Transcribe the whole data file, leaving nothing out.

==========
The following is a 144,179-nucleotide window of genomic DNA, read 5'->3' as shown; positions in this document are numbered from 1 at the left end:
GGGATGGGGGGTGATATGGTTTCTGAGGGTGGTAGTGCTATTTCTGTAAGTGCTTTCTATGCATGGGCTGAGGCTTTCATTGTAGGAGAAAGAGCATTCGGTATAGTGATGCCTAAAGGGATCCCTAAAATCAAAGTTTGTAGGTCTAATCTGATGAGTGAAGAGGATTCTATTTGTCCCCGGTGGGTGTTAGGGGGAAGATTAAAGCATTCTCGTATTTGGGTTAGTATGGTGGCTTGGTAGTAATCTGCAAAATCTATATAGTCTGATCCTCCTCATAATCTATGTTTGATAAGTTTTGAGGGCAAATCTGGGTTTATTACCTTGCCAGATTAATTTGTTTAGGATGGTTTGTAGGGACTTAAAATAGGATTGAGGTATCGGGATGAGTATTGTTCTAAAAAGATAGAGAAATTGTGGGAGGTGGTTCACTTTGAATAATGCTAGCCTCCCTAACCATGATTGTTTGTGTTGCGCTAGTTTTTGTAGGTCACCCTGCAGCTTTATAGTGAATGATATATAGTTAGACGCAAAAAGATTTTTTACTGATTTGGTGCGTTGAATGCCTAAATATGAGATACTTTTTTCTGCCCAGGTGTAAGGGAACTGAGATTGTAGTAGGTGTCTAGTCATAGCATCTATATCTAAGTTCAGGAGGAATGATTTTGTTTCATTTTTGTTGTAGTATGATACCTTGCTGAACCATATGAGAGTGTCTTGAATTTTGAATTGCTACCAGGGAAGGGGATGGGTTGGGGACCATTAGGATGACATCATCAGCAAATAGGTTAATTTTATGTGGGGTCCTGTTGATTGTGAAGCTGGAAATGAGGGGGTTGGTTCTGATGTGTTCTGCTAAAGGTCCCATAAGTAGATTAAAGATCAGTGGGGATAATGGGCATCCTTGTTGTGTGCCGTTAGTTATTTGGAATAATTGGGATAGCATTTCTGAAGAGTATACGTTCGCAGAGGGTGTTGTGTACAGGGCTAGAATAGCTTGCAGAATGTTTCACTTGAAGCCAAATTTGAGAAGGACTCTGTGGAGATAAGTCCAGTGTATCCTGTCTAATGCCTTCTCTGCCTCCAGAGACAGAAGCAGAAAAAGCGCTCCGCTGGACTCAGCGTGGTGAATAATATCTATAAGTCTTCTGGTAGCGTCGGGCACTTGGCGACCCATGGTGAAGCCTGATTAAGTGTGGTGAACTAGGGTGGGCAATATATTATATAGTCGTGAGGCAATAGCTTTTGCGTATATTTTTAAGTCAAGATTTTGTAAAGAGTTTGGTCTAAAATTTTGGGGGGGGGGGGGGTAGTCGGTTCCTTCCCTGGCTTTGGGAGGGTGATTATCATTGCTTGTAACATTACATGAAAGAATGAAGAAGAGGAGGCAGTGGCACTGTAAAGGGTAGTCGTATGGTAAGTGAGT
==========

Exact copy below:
The following is a 144,179-nucleotide window of genomic DNA, read 5'->3' as shown; positions in this document are numbered from 1 at the left end:
GGGATGGGGGGTGATATGGTTTCTGAGGGTGGTAGTGCTATTTCTGTAAGTGCTTTCTATGCATGGGCTGAGGCTTTCATTGTAGGAGAAAGAGCATTCGGTATAGTGATGCCTAAAGGGATCCCTAAAATCAAAGTTTGTAGGTCTAATCTGATGAGTGAAGAGGATTCTATTTGTCCCCGGTGGGTGTTAGGGGGAAGATTAAAGCATTCTCGTATTTGGGTTAGTATGGTGGCTTGGTAGTAATCTGCAAAATCTATATAGTCTGATCCTCCTCATAATCTATGTTTGATAAGTTTTGAGGGCAAATCTGGGTTTATTACCTTGCCAGATTAATTTGTTTAGGATGGTTTGTAGGGACTTAAAATAGGATTGAGGTATCGGGATGAGTATTGTTCTAAAAAGATAGAGAAATTGTGGGAGGTGGTTCACTTTGAATAATGCTAGCCTCCCTAACCATGATTGTTTGTGTTGCGCTAGTTTTTGTAGGTCACCCTGCAGCTTTATAGTGAATGATATATAGTTAGACGCAAAAAGATTTTTTACTGATTTGGTGCGTTGAATGCCTAAATATGAGATACTTTTTTCTGCCCAGGTGTAAGGGAACTGAGATTGTAGTAGGTGTCTAGTCATAGCATCTATATCTAAGTTCAGGAGGAATGATTTTGTTTCATTTTTGTTGTAGTATGATACCTTGCTGAACCATATGAGAGTGTCTTGAATTTTGAATTGCTACCAGGGAAGGGGATGGGTTGGGGACCATTAGGATGACATCATCAGCAAATAGGTTAATTTTATGTGGGGTCCTGTTGATTGTGAAGCTGGAAATGAGGGGGTTGGTTCTGATGTGTTCTGCTAAAGGTCCCATAAGTAGATTAAAGATCAGTGGGGATAATGGGCATCCTTGTTGTGTGCCGTTAGTTATTTGGAATAATTGGGATAGCATTTCTGAAGAGTATACGTTCGCAGAGGGTGTTGTGTACAGGGCTAGAATAGCTTGCAGAATGTTTCACTTGAAGCCAAATTTGAGAAGGACTCTGTGGAGATAAGTCCAGTGTATCCTGTCTAATGCCTTCTCTGCCTCCAGAGACAGAAGCAGAAAAAGCGCTCCGCTGGACTCAGCGTGGTGAATAATATCTATAAGTCTTCTGGTAGCGTCGGGCACTTGGCGACCCATGGTGAAGCCTGATTAAGTGTGGTGAACTAGGGTGGGCAATATATTATATAGTCGTGAGGCAATAGCTTTTGCGTATATTTTTAAGTCAAGATTTTGTAAAGAGTTTGGTCTAAAATTTTGGGGGGGGGGGGGGTAGTCGGTTCCTTCCCTGGCTTTGGGAGGGTGATTATCATTGCTTGTAACATTACATGAAAGAATGAAGAAGAGGAGGCAGTGGCACTGTAAAGGGTAGTCGTATGGTAAGTGAGT